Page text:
Apps

Six free development utilities in my toolbox

Justin James lists his favorite free development tools and asks his fellow developers to tell the TechRepublic community about their must-have free utilities.

While I use a lot of development tools, there are a handful of small, free utilities that have saved my bacon on a number of occasions. My favorite utilities include:

  • Expresso is an excellent regex editor and testing tool.
  • Microsoft Network Monitor (a packet sniffer) and Fiddler (an HTTP debugger) are invaluable for troubleshooting networking and Web development problems.
  • Reflector disassembles .NET code and can even rewrite it in the language of your choice, giving you insight into what's happening under the covers of a library or other compiled code.
  • LINQPad is a handy tool to experiment with LINQ statements and test them outside of a full application.
  • OutSystems Agile Platform Community Edition is a full-fledged development system for creating Web applications.

Each developer has their own list of favorite free tools. What are yours?

J.Ja

About

Justin James is the Lead Architect for Conigent.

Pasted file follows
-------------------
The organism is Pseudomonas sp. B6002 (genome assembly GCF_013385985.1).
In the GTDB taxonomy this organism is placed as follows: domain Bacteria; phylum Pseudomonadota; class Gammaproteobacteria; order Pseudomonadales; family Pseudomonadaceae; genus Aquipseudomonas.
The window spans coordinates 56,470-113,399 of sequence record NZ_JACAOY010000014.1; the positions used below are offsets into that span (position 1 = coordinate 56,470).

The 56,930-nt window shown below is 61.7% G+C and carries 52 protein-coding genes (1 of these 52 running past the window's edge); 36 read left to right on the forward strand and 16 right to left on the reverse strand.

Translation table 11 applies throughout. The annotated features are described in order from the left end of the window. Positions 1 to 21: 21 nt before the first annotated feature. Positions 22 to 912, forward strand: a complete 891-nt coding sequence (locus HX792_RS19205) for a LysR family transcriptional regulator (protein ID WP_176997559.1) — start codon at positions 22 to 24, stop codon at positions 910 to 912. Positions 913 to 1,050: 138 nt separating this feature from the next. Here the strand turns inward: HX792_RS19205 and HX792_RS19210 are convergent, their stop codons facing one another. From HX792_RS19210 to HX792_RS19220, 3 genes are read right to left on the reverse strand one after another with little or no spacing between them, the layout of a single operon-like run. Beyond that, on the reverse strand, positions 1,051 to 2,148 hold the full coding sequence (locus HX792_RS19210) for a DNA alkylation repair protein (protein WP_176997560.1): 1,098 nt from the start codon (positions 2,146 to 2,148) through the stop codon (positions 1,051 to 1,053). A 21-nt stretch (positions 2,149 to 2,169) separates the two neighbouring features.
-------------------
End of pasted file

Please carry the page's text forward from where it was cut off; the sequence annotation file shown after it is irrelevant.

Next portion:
22 comments
gep2
gep2

SNOBOL4 is the world's premier pattern matching language, (and SPITBOL is to SNOBOL4 what Turbo Pascal is to Pascal.). It's a text-oriented language, sorta like Perl in terms of what you do with it, but not crippled by being based on braindead and cryptic "regular expressions" (which afflict so many otherwise good development languages). SPITBOL is lightning fast, generates single-file .EXE executables, and is just as suited to quickie one-off jobs as it is for production use. Unmatched character string handling, powerful data structures, extremely robust, extraordinarily productive, and amazing versatility. It's probably the single most helpful "secret weapon" in my programmer's toolbox.

ian
ian

"You put a title that makes me check out the article" The title was exactly correct. Six free development utilities in Justins toolbox. It made no reference to whether they were common or obscure. You obviously did not read the takeway and preferred to write a vitriolic comment. The takeaway was "Justin James lists his favorite free development tools and asks his fellow developers to tell the TechRepublic community about their must-have free utilities." The article was to encourage fellow developers to contribute their favorites and open the forum to civil debate. I note that you did not offer any of your own favorite utilities - why? I do not personally have any favorites, I am here to learn. If I decide to get into application development I want to have, at least, an understanding of what I am getting into. That is the whole point of forums such as this. Article contributors share their experience and knowledge for the rest of us. If you feel you have knowledge to impart about the tools you use, why don't you share it with the rest of us?

codepoke
codepoke